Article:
Religion Today

Thursday, April 25, 2013

Wanted: An American Islam

We readily speak of “American Christianity” and “American Judaism” and are even wrapping our minds around the notion of “American Buddhism,” particularly on the West Coast. So why does the notion of “American Islam” strike us as strange?

Part of the reason, of course, stems from 9/11 and the events and politics following in its wake. But as the fourth (or is it now the third?) largest religion in the United States, it should be more settled than that. More than 3 million Americans believe in Islam, about the same number as American adherents of Buddhism, and only a million or two less than Judaism. So why does Islam not yet seem settled? Perhaps because it is only beginning to develop as an American religion.

Living in a land of immigrants, Americans have always had a back-and-forth relationship with religious centers abroad. At America’s founding, European Christian churches supported their followers by sending missionaries and preachers to lead them. But many of our earliest institutions of higher education were founded to educate the clergy: Harvard, Yale, Princeton, St. Mary’s in Baltimore, and William and Mary. Americans wanted their own religious leaders, so Catholic and protestant churches opened colleges and seminaries to supply them.

America’s Christians wanted more than trained clergy; they also wanted their lay people to know the details of their religion and to practice it. Toward this end, the churches invested in education and founded primary and secondary schools. Since there was little state-sponsored education in America prior to the 20th century, these schools often provided the only education available.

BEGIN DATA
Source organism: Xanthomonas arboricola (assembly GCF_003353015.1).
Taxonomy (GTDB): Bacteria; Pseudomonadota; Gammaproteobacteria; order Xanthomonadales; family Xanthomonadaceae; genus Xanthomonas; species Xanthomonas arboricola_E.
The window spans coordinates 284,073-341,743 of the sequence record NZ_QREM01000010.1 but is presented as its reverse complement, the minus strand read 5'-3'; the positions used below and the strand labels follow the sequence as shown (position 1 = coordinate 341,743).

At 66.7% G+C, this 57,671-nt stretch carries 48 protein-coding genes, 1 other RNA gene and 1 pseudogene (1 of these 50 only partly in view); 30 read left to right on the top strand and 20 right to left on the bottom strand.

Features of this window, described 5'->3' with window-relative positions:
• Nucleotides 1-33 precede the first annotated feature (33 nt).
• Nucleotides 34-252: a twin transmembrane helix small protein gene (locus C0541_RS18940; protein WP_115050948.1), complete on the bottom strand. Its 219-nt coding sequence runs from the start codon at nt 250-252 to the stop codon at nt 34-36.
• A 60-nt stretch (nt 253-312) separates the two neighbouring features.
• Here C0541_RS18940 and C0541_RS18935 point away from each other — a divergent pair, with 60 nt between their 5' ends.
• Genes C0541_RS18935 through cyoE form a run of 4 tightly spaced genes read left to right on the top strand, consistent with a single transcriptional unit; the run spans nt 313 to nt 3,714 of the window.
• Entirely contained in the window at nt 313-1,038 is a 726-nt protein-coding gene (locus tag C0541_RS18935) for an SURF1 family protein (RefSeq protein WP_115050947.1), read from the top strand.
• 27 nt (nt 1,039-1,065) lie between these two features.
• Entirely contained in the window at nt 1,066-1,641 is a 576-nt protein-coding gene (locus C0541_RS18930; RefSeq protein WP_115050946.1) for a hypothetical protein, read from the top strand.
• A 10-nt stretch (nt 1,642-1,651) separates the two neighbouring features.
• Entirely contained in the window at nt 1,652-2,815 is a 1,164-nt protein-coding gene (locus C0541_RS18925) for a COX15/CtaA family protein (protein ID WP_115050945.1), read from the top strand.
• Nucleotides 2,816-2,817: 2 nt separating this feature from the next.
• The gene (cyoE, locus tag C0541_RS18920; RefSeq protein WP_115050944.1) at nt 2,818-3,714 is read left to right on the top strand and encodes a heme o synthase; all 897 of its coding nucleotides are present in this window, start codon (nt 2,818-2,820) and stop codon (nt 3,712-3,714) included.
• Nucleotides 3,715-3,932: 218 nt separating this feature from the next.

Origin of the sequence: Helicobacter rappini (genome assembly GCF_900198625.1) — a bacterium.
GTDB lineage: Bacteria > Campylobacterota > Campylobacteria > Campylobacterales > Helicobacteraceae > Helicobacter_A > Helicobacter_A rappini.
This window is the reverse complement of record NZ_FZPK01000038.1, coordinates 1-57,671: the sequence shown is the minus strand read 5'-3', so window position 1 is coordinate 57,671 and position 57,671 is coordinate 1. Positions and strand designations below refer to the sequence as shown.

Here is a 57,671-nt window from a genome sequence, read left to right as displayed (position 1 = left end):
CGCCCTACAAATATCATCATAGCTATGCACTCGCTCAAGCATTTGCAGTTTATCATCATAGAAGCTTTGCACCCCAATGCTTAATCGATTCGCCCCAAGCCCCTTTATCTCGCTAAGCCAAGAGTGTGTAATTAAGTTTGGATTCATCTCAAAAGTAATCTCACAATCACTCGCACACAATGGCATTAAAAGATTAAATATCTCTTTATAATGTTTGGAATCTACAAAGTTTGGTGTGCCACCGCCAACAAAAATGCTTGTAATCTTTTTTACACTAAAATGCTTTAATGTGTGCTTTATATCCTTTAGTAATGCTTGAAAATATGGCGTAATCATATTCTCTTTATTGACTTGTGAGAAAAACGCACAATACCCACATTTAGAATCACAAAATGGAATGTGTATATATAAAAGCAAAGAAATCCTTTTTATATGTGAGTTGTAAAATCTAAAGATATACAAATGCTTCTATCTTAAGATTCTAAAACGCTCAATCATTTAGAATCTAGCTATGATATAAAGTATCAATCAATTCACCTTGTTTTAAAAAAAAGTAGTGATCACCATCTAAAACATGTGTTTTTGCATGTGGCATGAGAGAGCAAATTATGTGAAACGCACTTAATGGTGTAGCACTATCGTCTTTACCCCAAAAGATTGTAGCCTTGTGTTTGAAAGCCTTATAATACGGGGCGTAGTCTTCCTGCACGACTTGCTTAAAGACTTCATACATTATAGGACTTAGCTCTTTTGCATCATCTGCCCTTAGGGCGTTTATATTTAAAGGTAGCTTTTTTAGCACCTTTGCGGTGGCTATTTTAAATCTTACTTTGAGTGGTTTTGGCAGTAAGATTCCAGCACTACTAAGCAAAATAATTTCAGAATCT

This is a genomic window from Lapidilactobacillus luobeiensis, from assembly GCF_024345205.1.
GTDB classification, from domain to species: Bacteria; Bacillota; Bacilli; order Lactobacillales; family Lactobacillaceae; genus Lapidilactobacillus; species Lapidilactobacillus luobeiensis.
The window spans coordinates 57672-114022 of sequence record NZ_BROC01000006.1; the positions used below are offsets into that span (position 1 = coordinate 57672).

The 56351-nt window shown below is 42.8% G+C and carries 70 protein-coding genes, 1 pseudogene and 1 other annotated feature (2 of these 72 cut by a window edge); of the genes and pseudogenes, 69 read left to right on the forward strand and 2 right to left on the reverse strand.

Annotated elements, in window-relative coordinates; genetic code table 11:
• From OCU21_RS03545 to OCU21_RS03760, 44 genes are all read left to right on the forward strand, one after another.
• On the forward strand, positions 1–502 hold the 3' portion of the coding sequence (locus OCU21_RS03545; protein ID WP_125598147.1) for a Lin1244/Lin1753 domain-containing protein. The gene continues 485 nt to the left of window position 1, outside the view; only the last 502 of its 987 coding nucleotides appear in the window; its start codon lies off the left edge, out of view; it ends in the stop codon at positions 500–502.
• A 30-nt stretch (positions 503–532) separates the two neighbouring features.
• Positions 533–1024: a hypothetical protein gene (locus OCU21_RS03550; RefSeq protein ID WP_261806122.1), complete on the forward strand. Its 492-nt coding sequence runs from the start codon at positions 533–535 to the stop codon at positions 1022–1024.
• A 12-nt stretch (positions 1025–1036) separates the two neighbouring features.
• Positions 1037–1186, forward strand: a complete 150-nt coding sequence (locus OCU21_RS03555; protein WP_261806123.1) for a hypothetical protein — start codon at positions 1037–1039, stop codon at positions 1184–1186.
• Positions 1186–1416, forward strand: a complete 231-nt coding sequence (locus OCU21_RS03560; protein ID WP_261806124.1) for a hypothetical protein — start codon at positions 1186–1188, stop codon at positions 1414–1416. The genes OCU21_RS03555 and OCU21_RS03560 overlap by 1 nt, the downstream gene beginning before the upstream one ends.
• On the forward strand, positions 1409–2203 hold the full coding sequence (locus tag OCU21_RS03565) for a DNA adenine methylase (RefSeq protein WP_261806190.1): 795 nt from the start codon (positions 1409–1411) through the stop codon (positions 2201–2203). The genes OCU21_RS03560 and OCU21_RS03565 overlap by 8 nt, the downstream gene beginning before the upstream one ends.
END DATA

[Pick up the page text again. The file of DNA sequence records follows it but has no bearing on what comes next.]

When Jews began settling in America in large numbers, they followed the same pattern. After drawing upon foreign-trained rabbis for a century or so, Jewish synagogues joined together to found Hebrew Union College in Cincinnati in 1875 for training rabbis. Other Jewish seminaries and yeshivas were created in the ensuing decades. At the same time, Jewish high schools and educational programs sprang up across the U.S. in areas of Jewish settlement.

At the start of the 20th century, Buddhism followed a similar pattern. Asian-trained monks had come to the United States during the 19th century, along with the waves of Asian immigration. After 1900, some founded sanghas (Buddhist monasteries) here and started to train others, Buddhists of both Asian and European ancestry, in the monastic form of leadership common in Buddhism. Buddhist schools also became widespread, especially on the West Coast, to educate Buddhist youth.

How is Islam doing in its Americanization process? It has gotten a good start, but has not moved very far along yet. While Muslim primary and secondary schools have arisen in regions with larger numbers of immigrants, only one or two institutions of higher education have developed, such as Zaytuna College.

However, there are no seminaries dedicated to the education of imams for mosque leadership. Muslim communities either bring in foreign-trained imams or follow dedicated lay leaders. That means there are no American institutions where Muslims can gain the education and training they need to lead a mosque and its congregation.

Religions always reshape themselves to fit into the nation in which they are practiced. When Judaism entered England in the late 1600s, for example, one of the first things it did was create the post of Chief Rabbi, imitating Anglicanism’s Archbishop of Canterbury.

Religious reshaping does not come overnight; it comes from a process of debate and discussion by religious authorities. Muslim seminaries would provide a location for that discussion by religious clergy who understand America’s social dynamics and can think about how Islam fits into them. And, more importantly, those clergy can then train others.

The lack of Islamic seminaries in the U.S. means there are no training programs through which an American Islam can be formed and passed on. American Muslims recognize this need and have begun taking steps to address it. In Connecticut, Muslims have worked with Hartford Seminary (Christian) to establish the first certified training program for Muslim chaplains to supply the requirements of the military and hospitals. At Claremont University, a master’s degree has been established to train Muslim educators and other community workers.